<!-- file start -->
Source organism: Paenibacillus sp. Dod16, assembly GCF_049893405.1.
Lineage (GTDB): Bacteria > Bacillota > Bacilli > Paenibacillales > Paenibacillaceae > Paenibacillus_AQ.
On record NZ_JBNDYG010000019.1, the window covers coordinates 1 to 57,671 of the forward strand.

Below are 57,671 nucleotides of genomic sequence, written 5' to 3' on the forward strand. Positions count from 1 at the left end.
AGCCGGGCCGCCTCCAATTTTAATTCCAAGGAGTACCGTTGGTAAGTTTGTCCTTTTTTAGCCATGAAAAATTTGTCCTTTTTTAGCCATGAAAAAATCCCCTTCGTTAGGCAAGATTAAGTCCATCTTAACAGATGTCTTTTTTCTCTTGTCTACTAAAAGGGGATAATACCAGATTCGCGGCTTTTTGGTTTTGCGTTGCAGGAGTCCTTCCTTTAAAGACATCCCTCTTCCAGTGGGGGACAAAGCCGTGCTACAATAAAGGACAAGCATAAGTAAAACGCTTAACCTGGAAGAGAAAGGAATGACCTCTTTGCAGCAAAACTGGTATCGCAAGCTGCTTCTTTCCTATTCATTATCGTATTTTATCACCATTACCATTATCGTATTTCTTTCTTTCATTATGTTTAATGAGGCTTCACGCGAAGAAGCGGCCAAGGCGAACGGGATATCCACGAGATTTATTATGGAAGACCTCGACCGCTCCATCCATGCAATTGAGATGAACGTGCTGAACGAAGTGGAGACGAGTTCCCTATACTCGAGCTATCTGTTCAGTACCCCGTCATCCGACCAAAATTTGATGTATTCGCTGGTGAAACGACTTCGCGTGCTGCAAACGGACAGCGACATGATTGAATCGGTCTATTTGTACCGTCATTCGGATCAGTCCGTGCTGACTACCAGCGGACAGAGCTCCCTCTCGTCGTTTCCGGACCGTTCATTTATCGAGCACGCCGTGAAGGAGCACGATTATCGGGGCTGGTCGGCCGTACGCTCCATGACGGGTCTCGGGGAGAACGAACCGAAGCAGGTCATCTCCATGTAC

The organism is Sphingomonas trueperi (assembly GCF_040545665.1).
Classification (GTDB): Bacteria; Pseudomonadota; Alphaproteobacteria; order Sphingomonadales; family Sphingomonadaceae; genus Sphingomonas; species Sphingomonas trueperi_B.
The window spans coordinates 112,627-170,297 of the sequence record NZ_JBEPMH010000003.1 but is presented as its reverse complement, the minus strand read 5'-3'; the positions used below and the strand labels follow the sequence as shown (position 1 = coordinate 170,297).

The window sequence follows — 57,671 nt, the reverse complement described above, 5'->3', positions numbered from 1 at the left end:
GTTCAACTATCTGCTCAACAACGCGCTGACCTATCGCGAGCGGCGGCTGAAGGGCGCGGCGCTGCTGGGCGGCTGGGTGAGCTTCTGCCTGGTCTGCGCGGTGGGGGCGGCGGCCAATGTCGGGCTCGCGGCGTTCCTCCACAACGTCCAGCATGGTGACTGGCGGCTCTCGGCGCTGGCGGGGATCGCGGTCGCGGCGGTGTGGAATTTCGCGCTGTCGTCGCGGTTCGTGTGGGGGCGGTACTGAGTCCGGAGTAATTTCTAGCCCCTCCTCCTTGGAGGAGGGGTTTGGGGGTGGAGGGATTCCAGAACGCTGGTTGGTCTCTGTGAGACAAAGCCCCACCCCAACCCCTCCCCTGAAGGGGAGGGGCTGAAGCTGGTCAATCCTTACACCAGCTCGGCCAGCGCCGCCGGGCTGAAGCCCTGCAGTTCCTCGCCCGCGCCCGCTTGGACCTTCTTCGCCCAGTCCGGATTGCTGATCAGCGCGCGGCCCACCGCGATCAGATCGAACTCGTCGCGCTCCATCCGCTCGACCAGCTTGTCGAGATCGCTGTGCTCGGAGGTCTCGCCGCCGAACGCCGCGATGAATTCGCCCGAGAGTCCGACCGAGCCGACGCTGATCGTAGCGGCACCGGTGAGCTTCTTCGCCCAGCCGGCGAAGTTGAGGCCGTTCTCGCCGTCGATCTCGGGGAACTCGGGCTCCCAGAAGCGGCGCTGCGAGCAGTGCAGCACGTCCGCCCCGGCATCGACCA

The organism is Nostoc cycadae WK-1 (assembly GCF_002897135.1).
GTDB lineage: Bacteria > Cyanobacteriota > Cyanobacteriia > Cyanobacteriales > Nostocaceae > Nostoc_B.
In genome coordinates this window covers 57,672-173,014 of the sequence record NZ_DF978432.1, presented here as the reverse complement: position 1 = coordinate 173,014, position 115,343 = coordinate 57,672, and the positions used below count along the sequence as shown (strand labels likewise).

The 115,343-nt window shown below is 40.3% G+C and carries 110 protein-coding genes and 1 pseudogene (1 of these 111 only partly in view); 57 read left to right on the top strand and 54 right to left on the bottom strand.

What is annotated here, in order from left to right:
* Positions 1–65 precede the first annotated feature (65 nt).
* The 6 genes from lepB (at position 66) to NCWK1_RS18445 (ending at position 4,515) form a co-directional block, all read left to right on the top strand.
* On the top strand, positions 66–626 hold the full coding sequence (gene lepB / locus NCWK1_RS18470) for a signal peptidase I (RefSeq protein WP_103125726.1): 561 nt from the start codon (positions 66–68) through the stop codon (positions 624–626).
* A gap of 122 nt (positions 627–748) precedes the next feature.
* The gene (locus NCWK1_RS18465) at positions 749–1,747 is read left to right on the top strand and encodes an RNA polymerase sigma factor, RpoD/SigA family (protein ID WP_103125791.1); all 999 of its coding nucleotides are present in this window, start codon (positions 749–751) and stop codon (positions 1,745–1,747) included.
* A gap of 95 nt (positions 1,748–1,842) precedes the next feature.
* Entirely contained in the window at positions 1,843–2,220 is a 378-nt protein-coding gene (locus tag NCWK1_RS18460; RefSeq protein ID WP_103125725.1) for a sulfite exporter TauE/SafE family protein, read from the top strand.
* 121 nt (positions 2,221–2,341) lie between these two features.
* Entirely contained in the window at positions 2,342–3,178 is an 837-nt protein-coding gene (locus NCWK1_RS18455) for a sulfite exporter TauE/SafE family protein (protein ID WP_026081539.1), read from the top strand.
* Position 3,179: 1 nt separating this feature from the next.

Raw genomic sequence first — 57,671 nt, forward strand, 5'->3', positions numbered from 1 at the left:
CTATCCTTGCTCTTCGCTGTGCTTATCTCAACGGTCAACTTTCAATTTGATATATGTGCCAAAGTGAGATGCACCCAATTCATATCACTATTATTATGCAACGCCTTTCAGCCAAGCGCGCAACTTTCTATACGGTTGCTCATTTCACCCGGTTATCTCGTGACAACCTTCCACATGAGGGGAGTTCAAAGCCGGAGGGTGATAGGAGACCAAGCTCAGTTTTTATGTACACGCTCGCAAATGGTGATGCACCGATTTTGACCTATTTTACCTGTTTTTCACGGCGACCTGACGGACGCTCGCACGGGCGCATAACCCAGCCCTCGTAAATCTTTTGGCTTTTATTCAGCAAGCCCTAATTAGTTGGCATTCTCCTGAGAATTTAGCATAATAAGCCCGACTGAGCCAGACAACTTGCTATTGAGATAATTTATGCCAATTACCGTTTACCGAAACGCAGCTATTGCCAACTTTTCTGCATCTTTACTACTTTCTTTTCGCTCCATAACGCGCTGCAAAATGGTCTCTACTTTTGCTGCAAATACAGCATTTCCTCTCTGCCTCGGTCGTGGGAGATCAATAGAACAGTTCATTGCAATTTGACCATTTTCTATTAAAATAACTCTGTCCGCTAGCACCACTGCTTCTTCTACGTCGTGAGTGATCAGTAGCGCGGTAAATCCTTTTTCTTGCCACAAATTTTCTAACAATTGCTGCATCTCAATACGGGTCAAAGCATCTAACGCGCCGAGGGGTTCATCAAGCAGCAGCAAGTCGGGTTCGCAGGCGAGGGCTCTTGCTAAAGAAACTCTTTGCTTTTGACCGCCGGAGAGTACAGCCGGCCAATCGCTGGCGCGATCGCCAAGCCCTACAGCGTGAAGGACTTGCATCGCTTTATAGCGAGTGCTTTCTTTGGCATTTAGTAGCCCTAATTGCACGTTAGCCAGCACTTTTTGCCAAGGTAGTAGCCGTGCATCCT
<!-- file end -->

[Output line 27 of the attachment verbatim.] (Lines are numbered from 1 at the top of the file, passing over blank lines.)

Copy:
CTATCCTTGCTCTTCGCTGTGCTTATCTCAACGGTCAACTTTCAATTTGATATATGTGCCAAAGTGAGATGCACCCAATTCATATCACTATTATTATGCAACGCCTTTCAGCCAAGCGCGCAACTTTCTATACGGTTGCTCATTTCACCCGGTTATCTCGTGACAACCTTCCACATGAGGGGAGTTCAAAGCCGGAGGGTGATAGGAGACCAAGCTCAGTTTTTATGTACACGCTCGCAAATGGTGATGCACCGATTTTGACCTATTTTACCTGTTTTTCACGGCGACCTGACGGACGCTCGCACGGGCGCATAACCCAGCCCTCGTAAATCTTTTGGCTTTTATTCAGCAAGCCCTAATTAGTTGGCATTCTCCTGAGAATTTAGCATAATAAGCCCGACTGAGCCAGACAACTTGCTATTGAGATAATTTATGCCAATTACCGTTTACCGAAACGCAGCTATTGCCAACTTTTCTGCATCTTTACTACTTTCTTTTCGCTCCATAACGCGCTGCAAAATGGTCTCTACTTTTGCTGCAAATACAGCATTTCCTCTCTGCCTCGGTCGTGGGAGATCAATAGAACAGTTCATTGCAATTTGACCATTTTCTATTAAAATAACTCTGTCCGCTAGCACCACTGCTTCTTCTACGTCGTGAGTGATCAGTAGCGCGGTAAATCCTTTTTCTTGCCACAAATTTTCTAACAATTGCTGCATCTCAATACGGGTCAAAGCATCTAACGCGCCGAGGGGTTCATCAAGCAGCAGCAAGTCGGGTTCGCAGGCGAGGGCTCTTGCTAAAGAAACTCTTTGCTTTTGACCGCCGGAGAGTACAGCCGGCCAATCGCTGGCGCGATCGCCAAGCCCTACAGCGTGAAGGACTTGCATCGCTTTATAGCGAGTGCTTTCTTTGGCATTTAGTAGCCCTAATTGCACGTTAGCCAGCACTTTTTGCCAAGGTAGTAGCCGTGCATCCT